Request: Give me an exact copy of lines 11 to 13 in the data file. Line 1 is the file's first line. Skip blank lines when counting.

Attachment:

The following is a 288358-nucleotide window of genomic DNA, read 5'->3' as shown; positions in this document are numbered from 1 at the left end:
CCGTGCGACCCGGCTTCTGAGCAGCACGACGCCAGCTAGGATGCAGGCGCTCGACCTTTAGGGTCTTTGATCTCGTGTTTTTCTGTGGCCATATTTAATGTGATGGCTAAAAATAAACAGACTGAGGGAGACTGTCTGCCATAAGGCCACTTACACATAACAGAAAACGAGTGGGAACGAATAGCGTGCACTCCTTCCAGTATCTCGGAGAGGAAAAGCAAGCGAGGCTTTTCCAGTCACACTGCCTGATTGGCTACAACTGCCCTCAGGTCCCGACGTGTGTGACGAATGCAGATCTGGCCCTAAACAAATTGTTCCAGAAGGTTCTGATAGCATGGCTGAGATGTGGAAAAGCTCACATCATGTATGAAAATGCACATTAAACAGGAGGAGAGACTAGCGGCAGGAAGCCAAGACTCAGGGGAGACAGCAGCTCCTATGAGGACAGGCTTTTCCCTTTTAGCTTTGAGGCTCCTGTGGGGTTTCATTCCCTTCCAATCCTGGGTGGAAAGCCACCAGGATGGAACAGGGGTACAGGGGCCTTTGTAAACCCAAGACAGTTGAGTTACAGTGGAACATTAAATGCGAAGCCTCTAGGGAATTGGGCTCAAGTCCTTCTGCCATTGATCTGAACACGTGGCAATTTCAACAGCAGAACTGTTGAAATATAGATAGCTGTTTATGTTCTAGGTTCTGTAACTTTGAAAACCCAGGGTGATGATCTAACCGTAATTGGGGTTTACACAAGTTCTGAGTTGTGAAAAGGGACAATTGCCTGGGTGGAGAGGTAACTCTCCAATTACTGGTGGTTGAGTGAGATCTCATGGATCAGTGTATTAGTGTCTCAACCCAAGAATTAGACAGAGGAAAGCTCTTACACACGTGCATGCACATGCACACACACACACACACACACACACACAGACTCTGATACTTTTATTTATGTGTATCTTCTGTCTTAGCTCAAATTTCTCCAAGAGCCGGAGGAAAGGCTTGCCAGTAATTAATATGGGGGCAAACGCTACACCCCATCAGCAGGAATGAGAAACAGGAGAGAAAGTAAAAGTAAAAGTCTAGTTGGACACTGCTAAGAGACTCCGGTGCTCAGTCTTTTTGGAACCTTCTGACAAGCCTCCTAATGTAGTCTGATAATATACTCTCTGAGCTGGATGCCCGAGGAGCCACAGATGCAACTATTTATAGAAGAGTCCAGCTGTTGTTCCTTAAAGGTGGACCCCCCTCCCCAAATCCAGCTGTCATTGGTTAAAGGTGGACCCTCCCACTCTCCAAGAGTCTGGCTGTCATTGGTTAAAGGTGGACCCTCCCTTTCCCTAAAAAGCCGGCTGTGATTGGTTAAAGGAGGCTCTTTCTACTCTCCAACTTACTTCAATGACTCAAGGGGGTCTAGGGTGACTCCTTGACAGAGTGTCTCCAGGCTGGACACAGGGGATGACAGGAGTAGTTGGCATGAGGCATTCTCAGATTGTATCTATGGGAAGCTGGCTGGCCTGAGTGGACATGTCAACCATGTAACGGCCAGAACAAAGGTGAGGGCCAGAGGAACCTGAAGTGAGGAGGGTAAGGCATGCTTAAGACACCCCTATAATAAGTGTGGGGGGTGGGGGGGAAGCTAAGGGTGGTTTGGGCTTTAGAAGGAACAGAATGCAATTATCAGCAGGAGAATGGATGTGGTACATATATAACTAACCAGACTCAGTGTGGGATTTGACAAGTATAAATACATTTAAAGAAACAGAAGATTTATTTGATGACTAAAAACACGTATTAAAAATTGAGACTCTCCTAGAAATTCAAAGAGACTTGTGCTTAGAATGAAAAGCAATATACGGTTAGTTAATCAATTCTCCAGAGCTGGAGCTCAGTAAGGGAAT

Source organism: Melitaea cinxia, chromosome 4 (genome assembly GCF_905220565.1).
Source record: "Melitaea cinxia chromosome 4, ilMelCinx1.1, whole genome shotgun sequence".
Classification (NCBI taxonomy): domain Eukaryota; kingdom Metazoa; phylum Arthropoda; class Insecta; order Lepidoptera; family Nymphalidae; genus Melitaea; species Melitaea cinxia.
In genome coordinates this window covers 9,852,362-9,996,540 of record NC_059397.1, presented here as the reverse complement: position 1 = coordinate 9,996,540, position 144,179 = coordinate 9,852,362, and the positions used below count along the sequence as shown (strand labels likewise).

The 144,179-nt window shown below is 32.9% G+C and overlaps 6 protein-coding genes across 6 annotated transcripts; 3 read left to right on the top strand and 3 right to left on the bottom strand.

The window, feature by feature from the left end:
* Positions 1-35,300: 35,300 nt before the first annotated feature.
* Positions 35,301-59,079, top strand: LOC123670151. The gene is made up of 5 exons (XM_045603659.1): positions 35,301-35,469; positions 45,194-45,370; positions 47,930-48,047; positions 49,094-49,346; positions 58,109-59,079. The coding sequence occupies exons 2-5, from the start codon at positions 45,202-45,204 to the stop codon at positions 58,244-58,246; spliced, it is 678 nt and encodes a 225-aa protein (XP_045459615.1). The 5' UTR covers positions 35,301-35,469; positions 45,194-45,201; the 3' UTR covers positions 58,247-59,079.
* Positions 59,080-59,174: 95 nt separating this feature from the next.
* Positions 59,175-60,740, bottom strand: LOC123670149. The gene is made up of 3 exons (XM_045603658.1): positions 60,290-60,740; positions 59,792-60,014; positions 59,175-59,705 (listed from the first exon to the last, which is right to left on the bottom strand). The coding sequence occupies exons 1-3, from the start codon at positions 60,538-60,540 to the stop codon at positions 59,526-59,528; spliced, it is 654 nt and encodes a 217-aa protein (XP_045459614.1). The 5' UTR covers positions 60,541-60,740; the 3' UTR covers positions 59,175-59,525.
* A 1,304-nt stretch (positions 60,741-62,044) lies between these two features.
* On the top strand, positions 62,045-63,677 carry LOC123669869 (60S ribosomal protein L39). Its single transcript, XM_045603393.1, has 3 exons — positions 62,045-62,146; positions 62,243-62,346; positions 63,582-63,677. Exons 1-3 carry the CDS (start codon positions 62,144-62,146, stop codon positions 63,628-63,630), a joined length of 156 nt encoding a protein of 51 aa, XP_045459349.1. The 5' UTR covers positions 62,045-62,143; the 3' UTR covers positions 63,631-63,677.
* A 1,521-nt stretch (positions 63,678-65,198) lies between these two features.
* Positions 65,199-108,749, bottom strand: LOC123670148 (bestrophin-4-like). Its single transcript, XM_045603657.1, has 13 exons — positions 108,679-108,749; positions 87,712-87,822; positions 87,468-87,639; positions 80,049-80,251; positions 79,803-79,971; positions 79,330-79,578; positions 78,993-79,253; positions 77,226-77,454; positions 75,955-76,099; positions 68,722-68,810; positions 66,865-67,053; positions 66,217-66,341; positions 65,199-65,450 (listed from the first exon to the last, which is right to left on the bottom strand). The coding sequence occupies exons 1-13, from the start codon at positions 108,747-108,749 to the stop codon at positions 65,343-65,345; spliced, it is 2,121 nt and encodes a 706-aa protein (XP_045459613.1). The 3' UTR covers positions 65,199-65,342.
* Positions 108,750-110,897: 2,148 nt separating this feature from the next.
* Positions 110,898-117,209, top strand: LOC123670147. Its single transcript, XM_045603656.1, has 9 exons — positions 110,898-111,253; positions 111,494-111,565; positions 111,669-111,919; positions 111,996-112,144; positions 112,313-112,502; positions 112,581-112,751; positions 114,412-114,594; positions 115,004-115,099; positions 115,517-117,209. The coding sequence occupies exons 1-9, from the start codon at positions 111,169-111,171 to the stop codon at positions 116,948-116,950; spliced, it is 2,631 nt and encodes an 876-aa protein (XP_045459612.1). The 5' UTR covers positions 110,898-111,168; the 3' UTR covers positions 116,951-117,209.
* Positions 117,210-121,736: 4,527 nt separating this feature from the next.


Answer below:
* Positions 59,080-59,174: 95 nt separating this feature from the next.
* Positions 59,175-60,740, bottom strand: LOC123670149. The gene is made up of 3 exons (XM_045603658.1): positions 60,290-60,740; positions 59,792-60,014; positions 59,175-59,705 (listed from the first exon to the last, which is right to left on the bottom strand). The coding sequence occupies exons 1-3, from the start codon at positions 60,538-60,540 to the stop codon at positions 59,526-59,528; spliced, it is 654 nt and encodes a 217-aa protein (XP_045459614.1). The 5' UTR covers positions 60,541-60,740; the 3' UTR covers positions 59,175-59,525.
* A 1,304-nt stretch (positions 60,741-62,044) lies between these two features.